Mud Wrestling and Microwaves

Reading through an interesting blog post about the new results from Planck by the ever-reliable Jonathan Amos (the BBC’s very own “spaceman”), I was reminded of a comment I heard made by Martin Rees (now Lord Rees) many years ago.

The remark concerned the difference between cosmology and astrophysics. Cosmology, said Lord Rees, especially the part of it that concerns the very early Universe, involves abstract mathematical concepts, difficult yet logical reasoning and the ability to see deep things in complicated spatial patterns. In that respect it’s rather like chess. Astrophysics, on the other hand, which is not at all elegant and has so many messy complications that it is sometimes difficult even to work out what is going on or what the rules are, is more like mud wrestling.

The following image, which I borrowed from Jonathan Amos’ piece, explains why I was reminded of this and why some cosmologists are having to abandon chess for mud wrestling, at least for the time being. The picture shows the nine individual frequency maps (spanning the range from 30 GHz to 857 GHz) obtained by Planck.

What we cosmologists really want to see is a pristine map of the cosmic microwave background, the black-body radiation that pervades the entire Universe. It’s black body form means that it would have the same brightness temperature across all frequencies, and would also be statistically homogeneous (i.e. looking roughly the same all across the sky).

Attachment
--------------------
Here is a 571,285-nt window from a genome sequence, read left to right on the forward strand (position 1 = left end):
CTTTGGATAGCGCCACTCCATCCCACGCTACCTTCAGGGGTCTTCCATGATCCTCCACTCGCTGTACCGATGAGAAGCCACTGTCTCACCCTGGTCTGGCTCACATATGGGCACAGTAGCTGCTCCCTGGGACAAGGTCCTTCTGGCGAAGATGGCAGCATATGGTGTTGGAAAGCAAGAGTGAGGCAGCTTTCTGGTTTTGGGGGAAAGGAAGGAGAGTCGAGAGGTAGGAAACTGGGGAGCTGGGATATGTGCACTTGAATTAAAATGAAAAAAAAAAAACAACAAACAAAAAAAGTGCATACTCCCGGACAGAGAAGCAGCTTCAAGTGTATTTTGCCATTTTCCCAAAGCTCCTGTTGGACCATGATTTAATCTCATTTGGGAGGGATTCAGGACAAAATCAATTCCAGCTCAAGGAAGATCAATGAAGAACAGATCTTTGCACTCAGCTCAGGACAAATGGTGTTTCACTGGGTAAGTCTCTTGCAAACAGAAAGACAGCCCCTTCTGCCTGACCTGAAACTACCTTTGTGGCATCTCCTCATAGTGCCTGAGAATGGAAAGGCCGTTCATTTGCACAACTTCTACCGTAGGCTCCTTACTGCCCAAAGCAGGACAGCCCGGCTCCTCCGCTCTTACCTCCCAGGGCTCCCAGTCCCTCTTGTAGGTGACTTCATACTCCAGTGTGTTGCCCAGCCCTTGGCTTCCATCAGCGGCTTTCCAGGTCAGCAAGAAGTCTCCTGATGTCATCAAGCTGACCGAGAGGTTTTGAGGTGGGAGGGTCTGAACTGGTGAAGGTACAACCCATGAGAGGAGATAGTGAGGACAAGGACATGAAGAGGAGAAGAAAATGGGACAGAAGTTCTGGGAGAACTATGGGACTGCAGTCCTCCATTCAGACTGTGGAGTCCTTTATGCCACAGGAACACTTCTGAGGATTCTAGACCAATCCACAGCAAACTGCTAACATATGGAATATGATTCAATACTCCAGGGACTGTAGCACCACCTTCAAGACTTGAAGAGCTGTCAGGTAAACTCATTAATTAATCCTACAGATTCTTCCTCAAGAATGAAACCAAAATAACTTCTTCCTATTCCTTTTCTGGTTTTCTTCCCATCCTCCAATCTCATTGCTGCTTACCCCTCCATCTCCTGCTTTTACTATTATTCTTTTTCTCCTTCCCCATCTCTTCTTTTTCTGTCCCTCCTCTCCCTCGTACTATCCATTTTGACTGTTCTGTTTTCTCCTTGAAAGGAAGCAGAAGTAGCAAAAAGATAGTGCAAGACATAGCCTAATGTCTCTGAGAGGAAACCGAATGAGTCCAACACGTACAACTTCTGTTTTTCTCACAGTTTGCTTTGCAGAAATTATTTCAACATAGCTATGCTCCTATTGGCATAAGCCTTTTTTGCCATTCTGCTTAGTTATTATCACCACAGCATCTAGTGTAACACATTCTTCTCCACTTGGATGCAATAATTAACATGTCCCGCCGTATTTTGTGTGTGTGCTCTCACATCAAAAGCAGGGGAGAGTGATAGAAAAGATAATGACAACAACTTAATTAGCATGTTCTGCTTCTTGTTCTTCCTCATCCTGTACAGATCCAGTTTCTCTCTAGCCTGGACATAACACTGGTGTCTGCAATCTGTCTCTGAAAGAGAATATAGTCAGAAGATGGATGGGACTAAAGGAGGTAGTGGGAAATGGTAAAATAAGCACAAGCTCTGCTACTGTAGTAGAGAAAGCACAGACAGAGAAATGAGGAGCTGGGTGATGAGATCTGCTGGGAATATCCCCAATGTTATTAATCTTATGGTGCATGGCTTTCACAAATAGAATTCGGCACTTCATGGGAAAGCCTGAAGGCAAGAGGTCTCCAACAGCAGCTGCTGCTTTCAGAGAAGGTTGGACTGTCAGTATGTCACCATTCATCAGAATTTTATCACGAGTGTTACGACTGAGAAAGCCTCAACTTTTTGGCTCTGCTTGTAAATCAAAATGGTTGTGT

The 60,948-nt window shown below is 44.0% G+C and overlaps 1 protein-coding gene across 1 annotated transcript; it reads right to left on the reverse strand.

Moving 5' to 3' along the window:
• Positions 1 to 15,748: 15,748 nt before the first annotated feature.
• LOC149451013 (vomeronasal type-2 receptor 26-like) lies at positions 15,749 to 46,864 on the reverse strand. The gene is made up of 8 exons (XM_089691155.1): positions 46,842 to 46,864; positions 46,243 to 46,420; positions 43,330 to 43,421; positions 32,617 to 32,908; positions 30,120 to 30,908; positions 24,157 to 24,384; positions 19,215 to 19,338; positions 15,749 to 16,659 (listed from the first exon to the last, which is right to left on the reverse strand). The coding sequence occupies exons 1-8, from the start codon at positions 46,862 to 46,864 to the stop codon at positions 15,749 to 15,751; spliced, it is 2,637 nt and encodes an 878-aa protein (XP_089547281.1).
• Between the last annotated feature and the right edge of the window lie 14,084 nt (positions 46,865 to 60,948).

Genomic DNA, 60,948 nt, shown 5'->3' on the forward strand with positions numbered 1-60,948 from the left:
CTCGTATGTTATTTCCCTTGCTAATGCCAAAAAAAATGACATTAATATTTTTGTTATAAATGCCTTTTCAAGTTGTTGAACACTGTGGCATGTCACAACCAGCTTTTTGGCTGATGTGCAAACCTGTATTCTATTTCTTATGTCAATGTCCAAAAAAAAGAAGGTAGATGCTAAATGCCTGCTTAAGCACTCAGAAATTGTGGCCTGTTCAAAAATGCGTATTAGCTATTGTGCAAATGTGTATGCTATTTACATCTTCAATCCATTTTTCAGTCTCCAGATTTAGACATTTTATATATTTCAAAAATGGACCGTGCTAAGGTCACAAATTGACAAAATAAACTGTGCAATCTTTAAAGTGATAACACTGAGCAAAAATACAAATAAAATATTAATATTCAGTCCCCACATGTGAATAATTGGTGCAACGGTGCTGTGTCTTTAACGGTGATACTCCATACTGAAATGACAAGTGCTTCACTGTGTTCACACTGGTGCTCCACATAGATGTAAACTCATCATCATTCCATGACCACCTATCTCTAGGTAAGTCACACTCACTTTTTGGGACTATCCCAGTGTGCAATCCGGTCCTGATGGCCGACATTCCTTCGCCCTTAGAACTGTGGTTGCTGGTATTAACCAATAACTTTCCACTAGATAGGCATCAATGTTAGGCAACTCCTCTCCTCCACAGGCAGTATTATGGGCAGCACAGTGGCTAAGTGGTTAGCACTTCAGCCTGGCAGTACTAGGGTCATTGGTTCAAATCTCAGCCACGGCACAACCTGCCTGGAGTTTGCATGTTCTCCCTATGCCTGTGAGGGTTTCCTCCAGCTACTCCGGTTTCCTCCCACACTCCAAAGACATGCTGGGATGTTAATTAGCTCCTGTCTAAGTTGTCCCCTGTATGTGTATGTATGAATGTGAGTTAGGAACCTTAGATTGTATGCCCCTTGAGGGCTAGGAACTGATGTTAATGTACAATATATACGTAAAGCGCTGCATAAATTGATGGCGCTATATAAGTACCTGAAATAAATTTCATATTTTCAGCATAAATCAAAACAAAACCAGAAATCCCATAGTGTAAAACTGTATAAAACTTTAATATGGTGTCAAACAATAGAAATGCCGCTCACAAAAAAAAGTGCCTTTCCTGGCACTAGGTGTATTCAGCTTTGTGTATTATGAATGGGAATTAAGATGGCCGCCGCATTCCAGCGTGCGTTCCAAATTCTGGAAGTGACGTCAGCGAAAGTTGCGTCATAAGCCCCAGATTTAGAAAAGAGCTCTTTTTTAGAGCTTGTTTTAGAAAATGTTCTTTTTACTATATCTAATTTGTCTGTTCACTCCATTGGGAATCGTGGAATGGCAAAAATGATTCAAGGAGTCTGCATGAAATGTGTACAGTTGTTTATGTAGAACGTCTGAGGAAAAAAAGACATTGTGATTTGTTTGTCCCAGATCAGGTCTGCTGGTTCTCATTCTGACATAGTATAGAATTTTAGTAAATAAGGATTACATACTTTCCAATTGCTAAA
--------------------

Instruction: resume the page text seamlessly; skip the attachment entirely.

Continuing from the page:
What you actually see is a mess. There are strong contributions from the disk of our own Galaxy, some of it extending quite a way above and below the plane of the Milky Way. You can also see complicated residuals produced by the way Planck scans the sky. On top of that there is radiation from individual sources within our Galaxy, other Galaxies and even clusters of Galaxies (which I mentioned a couple of days ago). These “contaminants” constitute valuable raw material for astronomers of various sorts, but for cosmologists they are an unwanted nuisance. Unfortunately, there is no other way to reach the jewels of the CMB than by hacking through this daunting jungle of foregrounds and instrumental artefacts.

Looking at the picture might induce one of two reactions. One would be to assume that there’s no way that all the crud can be removed with sufficient accuracy and precision to do cosmology with what’s left. Another is  to appreciate how well cosmologists have done with previous datasets, especially WMAP, have confidence that they’ll solve the numerous problems associated with the Planck data, but understand why  will take another two years of high-powered data analysis by a very large number of very bright people to extract cosmological results from Planck.

There might be gold at the end of the pipeline, but until then it’s going to be mud, glorious mud…


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